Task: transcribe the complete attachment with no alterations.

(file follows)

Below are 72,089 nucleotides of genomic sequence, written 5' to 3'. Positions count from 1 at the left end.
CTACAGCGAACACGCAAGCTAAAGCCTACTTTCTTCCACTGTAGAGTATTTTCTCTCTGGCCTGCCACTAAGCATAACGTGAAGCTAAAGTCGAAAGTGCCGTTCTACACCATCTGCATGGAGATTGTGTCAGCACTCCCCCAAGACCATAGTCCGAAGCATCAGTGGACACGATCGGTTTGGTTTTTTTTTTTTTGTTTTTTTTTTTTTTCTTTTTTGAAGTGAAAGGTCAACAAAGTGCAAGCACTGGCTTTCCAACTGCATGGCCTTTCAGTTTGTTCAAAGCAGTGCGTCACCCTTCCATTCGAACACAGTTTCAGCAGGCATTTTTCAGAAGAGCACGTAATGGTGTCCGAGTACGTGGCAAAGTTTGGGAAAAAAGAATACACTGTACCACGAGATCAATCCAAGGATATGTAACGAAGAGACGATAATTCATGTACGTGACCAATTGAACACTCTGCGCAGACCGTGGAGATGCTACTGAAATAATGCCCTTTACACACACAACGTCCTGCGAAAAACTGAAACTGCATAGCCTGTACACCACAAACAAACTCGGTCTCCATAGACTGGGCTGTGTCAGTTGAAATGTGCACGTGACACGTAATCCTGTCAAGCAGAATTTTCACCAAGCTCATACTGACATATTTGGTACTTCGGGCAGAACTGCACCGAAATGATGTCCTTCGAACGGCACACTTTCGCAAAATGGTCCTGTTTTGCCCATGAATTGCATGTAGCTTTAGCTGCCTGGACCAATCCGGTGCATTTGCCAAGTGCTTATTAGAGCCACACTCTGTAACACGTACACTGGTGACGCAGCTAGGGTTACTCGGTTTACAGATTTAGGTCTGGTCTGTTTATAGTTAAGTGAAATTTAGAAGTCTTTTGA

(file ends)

Below are 72,089 nucleotides of genomic sequence, written 5' to 3'. Positions count from 1 at the left end.
CTACAGCGAACACGCAAGCTAAAGCCTACTTTCTTCCACTGTAGAGTATTTTCTCTCTGGCCTGCCACTAAGCATAACGTGAAGCTAAAGTCGAAAGTGCCGTTCTACACCATCTGCATGGAGATTGTGTCAGCACTCCCCCAAGACCATAGTCCGAAGCATCAGTGGACACGATCGGTTTGGTTTTTTTTTTTTTGTTTTTTTTTTTTTTCTTTTTTGAAGTGAAAGGTCAACAAAGTGCAAGCACTGGCTTTCCAACTGCATGGCCTTTCAGTTTGTTCAAAGCAGTGCGTCACCCTTCCATTCGAACACAGTTTCAGCAGGCATTTTTCAGAAGAGCACGTAATGGTGTCCGAGTACGTGGCAAAGTTTGGGAAAAAAGAATACACTGTACCACGAGATCAATCCAAGGATATGTAACGAAGAGACGATAATTCATGTACGTGACCAATTGAACACTCTGCGCAGACCGTGGAGATGCTACTGAAATAATGCCCTTTACACACACAACGTCCTGCGAAAAACTGAAACTGCATAGCCTGTACACCACAAACAAACTCGGTCTCCATAGACTGGGCTGTGTCAGTTGAAATGTGCACGTGACACGTAATCCTGTCAAGCAGAATTTTCACCAAGCTCATACTGACATATTTGGTACTTCGGGCAGAACTGCACCGAAATGATGTCCTTCGAACGGCACACTTTCGCAAAATGGTCCTGTTTTGCCCATGAATTGCATGTAGCTTTAGCTGCCTGGACCAATCCGGTGCATTTGCCAAGTGCTTATTAGAGCCACACTCTGTAACACGTACACTGGTGACGCAGCTAGGGTTACTCGGTTTACAGATTTAGGTCTGGTCTGTTTATAGTTAAGTGAAATTTAGAAGTCTTTTGA